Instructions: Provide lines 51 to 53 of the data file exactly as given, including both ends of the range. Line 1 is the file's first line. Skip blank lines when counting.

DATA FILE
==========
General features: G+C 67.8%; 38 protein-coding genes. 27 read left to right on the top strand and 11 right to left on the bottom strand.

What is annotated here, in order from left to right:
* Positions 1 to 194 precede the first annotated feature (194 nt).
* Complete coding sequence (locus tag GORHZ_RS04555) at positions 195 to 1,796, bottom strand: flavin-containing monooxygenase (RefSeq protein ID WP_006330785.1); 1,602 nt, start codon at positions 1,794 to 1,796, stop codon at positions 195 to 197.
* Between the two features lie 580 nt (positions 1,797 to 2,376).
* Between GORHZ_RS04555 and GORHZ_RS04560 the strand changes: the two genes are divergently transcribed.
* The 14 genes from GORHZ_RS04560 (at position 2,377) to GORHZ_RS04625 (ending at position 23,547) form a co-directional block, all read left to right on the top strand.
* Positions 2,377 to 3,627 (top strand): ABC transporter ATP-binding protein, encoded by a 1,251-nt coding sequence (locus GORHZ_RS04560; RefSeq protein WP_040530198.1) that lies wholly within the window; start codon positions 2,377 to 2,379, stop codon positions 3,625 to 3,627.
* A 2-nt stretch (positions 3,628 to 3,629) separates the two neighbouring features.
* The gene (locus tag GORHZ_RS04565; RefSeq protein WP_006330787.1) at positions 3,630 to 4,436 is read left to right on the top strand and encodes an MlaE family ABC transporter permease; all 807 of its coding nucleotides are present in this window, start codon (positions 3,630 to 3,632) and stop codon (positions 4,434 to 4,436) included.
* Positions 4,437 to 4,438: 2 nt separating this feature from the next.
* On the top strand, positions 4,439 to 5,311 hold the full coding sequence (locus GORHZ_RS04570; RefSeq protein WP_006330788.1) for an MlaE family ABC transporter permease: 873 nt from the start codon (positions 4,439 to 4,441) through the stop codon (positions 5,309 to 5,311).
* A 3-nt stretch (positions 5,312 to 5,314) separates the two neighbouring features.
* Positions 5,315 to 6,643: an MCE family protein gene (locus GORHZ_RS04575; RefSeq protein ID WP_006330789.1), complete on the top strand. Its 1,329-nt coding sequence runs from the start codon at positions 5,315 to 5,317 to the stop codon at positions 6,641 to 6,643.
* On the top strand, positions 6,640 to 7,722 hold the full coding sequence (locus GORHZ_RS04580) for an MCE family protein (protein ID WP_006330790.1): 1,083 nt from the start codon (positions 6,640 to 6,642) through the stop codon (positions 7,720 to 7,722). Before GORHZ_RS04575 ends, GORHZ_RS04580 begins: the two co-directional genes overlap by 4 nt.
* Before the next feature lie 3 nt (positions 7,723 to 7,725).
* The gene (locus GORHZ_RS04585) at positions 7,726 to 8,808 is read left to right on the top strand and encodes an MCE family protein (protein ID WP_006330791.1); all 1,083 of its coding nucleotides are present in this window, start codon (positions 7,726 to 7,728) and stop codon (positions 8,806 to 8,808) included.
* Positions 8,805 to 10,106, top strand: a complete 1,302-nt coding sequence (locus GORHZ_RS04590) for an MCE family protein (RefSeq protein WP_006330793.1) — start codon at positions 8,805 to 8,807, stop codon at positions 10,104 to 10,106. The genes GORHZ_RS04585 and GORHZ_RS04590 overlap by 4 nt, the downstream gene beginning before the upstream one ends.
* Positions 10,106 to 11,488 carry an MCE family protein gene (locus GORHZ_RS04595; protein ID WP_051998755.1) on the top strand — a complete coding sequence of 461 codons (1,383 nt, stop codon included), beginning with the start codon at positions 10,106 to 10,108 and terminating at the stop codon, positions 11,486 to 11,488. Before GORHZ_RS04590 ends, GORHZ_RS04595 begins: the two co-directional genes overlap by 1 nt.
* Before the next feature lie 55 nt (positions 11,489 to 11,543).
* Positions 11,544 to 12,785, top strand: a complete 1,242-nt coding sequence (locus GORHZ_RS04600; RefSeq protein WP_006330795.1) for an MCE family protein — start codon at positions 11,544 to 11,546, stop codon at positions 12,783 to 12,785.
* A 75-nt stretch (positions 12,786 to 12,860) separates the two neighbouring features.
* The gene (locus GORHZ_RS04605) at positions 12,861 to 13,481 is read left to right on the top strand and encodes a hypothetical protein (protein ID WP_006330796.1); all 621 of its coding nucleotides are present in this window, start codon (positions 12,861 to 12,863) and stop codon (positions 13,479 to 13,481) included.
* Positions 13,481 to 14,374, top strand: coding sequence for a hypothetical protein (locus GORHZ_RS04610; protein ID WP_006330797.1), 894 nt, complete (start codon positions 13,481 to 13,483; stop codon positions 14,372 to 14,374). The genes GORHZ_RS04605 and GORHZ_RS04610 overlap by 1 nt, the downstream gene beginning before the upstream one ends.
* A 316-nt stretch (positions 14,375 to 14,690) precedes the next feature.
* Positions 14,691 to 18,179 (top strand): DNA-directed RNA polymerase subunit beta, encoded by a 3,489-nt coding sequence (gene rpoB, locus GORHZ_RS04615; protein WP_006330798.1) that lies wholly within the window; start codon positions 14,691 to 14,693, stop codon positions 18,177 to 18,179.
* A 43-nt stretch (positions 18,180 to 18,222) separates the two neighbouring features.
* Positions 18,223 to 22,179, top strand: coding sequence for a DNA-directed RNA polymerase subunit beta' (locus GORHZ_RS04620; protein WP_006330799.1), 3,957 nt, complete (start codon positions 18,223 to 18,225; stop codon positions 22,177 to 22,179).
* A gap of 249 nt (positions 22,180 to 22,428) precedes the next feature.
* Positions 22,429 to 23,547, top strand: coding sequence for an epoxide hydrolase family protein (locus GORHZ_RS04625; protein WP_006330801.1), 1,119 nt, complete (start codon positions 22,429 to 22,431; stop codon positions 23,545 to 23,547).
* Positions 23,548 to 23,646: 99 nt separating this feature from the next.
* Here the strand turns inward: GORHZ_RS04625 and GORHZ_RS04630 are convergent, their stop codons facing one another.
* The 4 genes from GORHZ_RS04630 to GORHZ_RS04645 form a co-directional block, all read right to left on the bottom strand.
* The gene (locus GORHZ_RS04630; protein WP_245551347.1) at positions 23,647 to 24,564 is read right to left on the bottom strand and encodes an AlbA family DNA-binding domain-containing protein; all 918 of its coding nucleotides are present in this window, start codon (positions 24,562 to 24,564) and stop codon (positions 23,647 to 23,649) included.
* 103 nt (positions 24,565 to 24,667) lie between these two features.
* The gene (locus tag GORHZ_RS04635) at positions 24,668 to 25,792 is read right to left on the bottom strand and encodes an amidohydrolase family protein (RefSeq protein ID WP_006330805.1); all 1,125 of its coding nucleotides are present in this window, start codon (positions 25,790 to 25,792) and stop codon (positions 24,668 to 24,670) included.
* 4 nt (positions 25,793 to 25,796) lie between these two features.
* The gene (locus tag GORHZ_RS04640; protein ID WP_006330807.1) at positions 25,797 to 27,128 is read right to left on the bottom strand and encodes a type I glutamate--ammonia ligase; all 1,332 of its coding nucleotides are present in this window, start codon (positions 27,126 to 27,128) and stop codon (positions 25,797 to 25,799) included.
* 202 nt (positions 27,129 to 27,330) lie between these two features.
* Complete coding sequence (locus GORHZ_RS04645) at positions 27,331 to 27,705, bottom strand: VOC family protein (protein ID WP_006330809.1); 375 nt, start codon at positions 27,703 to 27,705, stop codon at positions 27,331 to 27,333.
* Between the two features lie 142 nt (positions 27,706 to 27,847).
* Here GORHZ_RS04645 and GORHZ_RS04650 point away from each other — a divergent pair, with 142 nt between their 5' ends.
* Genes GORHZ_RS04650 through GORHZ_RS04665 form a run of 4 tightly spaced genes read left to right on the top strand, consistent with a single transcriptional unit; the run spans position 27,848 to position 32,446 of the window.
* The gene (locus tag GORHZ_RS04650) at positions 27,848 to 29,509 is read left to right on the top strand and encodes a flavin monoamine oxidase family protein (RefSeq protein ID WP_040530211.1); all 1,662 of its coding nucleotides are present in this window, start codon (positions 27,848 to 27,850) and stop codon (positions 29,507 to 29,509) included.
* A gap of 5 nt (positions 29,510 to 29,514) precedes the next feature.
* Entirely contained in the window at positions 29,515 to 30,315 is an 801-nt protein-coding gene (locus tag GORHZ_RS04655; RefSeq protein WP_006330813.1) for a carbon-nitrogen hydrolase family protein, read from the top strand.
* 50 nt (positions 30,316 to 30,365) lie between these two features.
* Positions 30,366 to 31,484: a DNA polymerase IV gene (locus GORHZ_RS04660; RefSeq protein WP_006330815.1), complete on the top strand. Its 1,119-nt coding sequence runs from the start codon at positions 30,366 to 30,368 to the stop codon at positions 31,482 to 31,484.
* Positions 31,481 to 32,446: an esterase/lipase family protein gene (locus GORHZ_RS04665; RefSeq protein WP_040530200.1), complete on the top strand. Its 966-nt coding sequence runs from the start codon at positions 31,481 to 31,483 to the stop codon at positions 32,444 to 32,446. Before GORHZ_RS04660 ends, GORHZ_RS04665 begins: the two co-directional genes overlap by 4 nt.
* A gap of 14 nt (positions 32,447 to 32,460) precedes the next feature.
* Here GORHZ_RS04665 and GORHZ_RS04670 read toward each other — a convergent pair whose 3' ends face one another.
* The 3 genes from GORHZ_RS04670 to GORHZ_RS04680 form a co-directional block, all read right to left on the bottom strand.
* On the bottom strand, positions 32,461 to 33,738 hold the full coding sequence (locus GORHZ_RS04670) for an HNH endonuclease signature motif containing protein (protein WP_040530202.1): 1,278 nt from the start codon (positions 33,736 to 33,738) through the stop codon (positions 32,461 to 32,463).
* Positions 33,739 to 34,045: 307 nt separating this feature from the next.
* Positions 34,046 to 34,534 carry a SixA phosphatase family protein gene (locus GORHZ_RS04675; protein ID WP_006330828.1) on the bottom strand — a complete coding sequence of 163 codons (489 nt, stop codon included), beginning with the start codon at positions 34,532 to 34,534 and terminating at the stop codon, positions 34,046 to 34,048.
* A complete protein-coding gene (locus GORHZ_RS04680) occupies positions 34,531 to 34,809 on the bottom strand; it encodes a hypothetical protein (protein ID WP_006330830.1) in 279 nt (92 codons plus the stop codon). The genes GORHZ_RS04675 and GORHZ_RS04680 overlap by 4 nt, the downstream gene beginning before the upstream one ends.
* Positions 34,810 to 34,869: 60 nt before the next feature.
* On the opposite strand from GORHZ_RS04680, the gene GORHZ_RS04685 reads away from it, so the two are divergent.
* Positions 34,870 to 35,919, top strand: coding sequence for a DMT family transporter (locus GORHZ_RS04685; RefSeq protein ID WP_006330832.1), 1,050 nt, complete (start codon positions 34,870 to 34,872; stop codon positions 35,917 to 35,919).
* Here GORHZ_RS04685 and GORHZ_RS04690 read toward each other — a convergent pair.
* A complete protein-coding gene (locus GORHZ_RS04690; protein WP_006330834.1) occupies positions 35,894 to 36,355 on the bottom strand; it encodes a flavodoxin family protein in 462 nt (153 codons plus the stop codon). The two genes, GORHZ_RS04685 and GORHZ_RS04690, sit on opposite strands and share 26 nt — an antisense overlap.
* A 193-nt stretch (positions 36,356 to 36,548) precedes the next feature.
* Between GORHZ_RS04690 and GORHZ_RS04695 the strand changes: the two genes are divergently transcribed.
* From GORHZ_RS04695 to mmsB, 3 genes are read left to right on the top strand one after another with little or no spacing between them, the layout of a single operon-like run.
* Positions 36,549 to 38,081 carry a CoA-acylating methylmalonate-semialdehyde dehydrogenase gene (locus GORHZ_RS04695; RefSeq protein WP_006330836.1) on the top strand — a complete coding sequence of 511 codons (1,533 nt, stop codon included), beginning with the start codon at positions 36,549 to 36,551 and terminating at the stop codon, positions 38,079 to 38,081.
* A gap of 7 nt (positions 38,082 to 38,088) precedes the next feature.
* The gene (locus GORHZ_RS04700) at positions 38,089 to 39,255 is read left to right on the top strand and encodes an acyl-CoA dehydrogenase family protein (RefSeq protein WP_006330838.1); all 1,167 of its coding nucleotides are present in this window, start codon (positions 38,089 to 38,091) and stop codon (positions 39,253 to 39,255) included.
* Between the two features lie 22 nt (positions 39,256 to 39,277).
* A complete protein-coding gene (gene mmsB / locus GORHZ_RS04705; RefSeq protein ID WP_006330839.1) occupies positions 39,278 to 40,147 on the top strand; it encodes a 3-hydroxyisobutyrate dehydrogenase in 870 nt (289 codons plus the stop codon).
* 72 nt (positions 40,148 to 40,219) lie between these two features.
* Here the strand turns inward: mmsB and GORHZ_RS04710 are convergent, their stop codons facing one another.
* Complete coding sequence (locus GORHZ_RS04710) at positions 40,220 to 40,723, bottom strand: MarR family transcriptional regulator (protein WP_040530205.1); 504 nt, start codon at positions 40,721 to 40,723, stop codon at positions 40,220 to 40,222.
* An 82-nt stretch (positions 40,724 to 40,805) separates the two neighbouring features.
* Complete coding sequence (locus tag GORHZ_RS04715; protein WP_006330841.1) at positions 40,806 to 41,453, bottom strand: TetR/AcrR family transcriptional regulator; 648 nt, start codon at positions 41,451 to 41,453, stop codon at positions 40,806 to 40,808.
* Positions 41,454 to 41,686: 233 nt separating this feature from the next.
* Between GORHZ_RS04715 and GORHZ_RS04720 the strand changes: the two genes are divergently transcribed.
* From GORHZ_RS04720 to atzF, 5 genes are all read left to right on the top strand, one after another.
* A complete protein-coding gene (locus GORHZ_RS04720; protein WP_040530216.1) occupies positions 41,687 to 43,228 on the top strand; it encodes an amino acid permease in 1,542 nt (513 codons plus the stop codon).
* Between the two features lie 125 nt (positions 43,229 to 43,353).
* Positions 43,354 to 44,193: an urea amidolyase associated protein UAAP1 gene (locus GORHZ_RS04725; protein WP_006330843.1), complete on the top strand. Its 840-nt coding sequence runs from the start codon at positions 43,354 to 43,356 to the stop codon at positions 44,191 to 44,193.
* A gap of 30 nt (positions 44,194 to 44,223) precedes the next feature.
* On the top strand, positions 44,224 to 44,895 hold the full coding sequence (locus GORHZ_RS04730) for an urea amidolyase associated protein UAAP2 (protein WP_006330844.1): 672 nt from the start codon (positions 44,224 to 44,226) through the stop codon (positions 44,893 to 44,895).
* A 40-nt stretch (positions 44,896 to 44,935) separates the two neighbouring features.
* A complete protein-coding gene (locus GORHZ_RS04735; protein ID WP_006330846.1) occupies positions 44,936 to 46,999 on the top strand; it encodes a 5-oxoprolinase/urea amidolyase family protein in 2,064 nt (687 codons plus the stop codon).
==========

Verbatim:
* Here GORHZ_RS04665 and GORHZ_RS04670 read toward each other — a convergent pair whose 3' ends face one another.
* The 3 genes from GORHZ_RS04670 to GORHZ_RS04680 form a co-directional block, all read right to left on the bottom strand.
* On the bottom strand, positions 32,461 to 33,738 hold the full coding sequence (locus GORHZ_RS04670) for an HNH endonuclease signature motif containing protein (protein WP_040530202.1): 1,278 nt from the start codon (positions 33,736 to 33,738) through the stop codon (positions 32,461 to 32,463).